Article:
To pass the standard test, you can’t make any major mistake but you’re allowed to make up to 3 minor mistakes. Click here for an overview of what is a minor and major mistake.


You should receive the results within 7 days. You can take a test up to 3 times. You’ll be given feedback if you fail to improve your performance the next time.


Passing the standard test gives you access to collections at standard level (the pay is $0.03 per word).


Once you’ve mastered the standard level, you may attempt the pro test. It is more challenging - you can have no more than one minor mistake. But the perks are worth it – the pay is $0.08 per word.


The proofread test is the gate to the highest rank within the community. In addition to having access to standard and pro collections, you also will be able to proofread the work of your fellow translators.


This system has one major downside. Tests in many language pairs are closed because Gengo has a sufficient number of translators for the current demand. This means that you may have to wait months before getting your chance to qualify.

Quality Standards

Gengo performs regular quality checks on translators. A weighted average of 10 most recent quality check makes up you overall score, which you can see on your dashboard. If the score falls too low, you could potentially lose your qualifications. But this doesn’t happen often, as Gengo prefers to give their translators a chance to improve.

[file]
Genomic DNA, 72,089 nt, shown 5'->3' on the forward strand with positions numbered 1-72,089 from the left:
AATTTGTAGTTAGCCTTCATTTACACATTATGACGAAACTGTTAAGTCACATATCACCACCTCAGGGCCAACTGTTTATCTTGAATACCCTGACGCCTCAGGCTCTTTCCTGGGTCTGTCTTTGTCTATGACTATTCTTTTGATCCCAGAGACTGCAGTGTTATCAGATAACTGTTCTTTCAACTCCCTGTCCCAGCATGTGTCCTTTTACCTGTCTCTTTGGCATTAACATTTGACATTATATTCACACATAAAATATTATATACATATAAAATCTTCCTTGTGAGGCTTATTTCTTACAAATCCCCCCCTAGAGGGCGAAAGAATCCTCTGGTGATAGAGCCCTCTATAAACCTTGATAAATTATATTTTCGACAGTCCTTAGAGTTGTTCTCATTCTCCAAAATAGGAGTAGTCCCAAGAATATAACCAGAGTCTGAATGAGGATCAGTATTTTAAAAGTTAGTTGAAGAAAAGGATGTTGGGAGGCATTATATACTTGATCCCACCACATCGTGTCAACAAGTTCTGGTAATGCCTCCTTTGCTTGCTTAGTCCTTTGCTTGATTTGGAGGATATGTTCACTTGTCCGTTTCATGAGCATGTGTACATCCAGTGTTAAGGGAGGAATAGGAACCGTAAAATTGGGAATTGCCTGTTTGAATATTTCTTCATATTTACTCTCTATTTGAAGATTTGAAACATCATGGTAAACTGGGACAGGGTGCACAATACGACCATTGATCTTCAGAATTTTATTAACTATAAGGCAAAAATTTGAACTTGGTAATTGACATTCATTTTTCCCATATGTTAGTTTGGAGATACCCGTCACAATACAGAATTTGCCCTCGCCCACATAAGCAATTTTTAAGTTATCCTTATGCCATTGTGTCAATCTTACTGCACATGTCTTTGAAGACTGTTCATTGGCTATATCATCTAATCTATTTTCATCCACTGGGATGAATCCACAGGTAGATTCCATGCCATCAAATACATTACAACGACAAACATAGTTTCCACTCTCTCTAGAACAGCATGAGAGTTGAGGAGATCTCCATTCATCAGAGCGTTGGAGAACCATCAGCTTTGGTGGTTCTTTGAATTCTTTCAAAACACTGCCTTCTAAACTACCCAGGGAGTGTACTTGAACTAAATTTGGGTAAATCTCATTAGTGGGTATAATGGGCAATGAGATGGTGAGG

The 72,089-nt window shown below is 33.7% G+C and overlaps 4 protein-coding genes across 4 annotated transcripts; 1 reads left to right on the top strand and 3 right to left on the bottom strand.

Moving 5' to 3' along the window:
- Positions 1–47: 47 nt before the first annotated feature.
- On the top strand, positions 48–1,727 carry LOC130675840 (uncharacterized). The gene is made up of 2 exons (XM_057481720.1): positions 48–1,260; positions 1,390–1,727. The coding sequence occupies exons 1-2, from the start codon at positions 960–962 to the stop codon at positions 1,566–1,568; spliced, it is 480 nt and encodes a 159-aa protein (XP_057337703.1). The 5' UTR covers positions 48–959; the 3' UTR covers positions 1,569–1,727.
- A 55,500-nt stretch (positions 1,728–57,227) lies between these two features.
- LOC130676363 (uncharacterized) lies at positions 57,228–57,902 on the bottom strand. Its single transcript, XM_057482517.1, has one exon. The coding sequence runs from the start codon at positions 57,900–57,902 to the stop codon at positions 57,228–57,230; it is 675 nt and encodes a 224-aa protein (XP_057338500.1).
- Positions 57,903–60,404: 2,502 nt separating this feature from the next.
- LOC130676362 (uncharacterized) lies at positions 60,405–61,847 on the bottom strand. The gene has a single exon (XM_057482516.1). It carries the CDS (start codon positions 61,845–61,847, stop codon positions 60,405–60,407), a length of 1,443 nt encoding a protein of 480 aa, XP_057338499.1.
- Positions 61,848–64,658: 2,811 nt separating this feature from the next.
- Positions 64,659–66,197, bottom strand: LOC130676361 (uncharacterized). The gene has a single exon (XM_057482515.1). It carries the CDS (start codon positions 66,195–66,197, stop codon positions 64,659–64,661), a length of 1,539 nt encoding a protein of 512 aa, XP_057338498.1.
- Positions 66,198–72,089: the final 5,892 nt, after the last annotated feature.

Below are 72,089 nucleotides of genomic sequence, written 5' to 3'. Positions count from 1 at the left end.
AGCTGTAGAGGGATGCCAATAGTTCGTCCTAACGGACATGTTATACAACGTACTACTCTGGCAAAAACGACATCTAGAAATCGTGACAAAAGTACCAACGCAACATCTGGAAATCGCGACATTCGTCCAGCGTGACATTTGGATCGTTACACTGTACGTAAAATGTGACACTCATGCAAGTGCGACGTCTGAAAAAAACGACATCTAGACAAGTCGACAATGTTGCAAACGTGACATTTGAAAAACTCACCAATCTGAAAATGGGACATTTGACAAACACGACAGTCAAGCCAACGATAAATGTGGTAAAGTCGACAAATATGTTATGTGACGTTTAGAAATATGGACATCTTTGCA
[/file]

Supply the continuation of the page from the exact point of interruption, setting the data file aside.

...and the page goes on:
To succeed at Gengo, you need to do your best all the time and especially at the beginning when you are rated most often. I recommend that you read all translation resources available on the website.


You should proofread all your translations. As deadlines at Gengo are pretty tight (sometimes it’s only an hour), you may at first struggle to meet them. Which is why it is advisable to choose only easy collections until you get used to tight deadlines.


Gengo has recently overhauled its feedback system to make it clearer. The mistakes in your translation are highlighted and have a senior translator’s comments. The feedback system can be used as a crash course on translation to boost your skills.


If your score is consistently good, the quality checks become less frequent. You are rated maybe once a month.